The allied opposition got 37.6% of votes in total. However, the important thing was that its candidates, Ekrem İmamoğlu and Mansur Yavaş, gained victory in Istanbul and Ankara respectively. Opposition candidates also won in several important regions (including the ones on the shores of the Mediterranean and regions bordering Georgia), which were for years controlled by the Justice and Development Party.

The main development in these elections is, undoubtedly, the victory of the opposition in Istanbul, where they defeated a well-known politician from the government, former Prime Minister Binali Yıldırım, with a very small margin (21,000 votes which is 0.25%).

It is worth noting that the last time the left leaning forces won the Istanbul mayoral elections, was 30 years ago. However, the latest victory is more a coalition victory, greatly influenced by the difficulties the country has been facing lately.

Hence, given the election results, the opposition has gained psychological superiority. The opposition has also regained faith in itself and belief that it is possible to defeat the incumbent party (they have failed to defeat Erdoğan and his party in any of the elections held for the last 16 years).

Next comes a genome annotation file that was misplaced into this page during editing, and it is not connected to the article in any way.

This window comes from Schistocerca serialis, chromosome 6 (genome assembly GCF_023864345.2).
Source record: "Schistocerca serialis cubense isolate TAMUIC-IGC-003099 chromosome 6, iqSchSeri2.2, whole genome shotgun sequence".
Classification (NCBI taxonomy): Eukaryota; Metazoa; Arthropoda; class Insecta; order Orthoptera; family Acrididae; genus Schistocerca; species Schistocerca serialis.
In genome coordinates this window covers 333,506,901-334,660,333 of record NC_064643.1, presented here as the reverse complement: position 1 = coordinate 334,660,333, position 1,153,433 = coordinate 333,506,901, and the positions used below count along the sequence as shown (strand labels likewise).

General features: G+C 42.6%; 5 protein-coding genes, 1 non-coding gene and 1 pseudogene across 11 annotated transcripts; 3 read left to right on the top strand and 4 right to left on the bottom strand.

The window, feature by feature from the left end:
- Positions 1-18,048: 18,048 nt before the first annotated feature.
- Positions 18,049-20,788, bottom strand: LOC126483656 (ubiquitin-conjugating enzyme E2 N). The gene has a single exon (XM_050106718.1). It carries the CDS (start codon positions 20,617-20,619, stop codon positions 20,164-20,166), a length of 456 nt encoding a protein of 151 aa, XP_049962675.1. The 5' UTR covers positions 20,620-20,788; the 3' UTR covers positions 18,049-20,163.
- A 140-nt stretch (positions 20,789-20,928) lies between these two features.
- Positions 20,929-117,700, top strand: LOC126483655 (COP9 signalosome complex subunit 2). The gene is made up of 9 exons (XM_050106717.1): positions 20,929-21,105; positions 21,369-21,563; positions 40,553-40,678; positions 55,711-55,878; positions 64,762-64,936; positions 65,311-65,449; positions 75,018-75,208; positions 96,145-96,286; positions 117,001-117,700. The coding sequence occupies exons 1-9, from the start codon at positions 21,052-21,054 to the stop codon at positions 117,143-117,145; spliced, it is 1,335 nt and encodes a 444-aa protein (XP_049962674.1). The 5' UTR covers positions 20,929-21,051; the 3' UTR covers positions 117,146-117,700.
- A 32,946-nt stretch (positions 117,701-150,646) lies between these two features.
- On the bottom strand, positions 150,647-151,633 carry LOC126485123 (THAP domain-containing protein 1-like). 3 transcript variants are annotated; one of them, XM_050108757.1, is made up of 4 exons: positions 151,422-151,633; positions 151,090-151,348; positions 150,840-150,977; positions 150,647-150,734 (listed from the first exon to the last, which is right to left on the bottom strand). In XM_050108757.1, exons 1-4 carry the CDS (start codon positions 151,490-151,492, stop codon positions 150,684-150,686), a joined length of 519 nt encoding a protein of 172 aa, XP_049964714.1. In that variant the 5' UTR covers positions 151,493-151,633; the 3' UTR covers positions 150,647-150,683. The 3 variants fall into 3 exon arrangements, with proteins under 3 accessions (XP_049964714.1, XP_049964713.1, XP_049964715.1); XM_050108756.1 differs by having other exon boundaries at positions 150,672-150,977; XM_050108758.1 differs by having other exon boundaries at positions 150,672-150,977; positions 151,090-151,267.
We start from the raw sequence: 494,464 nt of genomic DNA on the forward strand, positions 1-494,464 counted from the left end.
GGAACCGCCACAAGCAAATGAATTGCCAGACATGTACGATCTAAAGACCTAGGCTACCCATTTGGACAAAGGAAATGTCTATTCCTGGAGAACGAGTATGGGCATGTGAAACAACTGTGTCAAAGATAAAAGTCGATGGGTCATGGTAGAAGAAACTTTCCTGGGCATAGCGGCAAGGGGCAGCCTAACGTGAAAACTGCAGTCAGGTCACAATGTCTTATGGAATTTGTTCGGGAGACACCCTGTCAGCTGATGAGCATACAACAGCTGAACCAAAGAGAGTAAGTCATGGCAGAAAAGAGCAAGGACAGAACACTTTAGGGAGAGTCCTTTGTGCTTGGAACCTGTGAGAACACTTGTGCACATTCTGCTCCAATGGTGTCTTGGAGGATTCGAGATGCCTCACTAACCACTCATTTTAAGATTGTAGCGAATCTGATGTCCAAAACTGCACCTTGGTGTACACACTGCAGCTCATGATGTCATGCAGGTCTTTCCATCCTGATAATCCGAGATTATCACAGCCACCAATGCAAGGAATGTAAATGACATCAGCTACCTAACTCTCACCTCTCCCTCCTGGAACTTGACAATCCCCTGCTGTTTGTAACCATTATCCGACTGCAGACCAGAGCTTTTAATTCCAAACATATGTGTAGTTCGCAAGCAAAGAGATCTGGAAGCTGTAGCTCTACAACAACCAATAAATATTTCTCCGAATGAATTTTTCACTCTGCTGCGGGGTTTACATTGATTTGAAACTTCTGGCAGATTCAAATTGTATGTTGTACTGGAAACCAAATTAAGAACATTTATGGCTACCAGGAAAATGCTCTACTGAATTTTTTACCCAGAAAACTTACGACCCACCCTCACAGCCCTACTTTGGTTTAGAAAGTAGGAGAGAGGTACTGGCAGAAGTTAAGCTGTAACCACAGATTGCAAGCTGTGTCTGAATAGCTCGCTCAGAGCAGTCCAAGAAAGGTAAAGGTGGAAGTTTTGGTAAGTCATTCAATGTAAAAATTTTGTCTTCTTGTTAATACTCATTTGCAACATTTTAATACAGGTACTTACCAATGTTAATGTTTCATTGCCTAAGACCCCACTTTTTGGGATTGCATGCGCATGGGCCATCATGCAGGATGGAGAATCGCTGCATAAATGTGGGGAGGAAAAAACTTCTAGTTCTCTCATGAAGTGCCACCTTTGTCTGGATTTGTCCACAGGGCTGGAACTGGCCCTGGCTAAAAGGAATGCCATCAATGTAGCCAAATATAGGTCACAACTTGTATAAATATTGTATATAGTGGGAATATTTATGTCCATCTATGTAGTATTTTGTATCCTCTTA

The pro-Kurdish People’s Democratic Party traditionally won in the governorates in Easter and South-Eastern Turkey, where many citizens with Kurdish origins live.



Recently, the economic situation in Turkey has worsened significantly:  foreign (especially Western) capital is leaving the country, inflation has increased to 20% in January-February of 2019 (with the prices on groceries rising especially), the unemployment rate has reached 13.5% (unemployment is especially high among youth, reaching 30%), Turkish Lira has depreciated by 28% for the past year, many companies have gone bankrupt, GDP reduced by 3% in the last quarter of 2018 and production reduced by 7.3% in January 2019, factories have been closed and so on.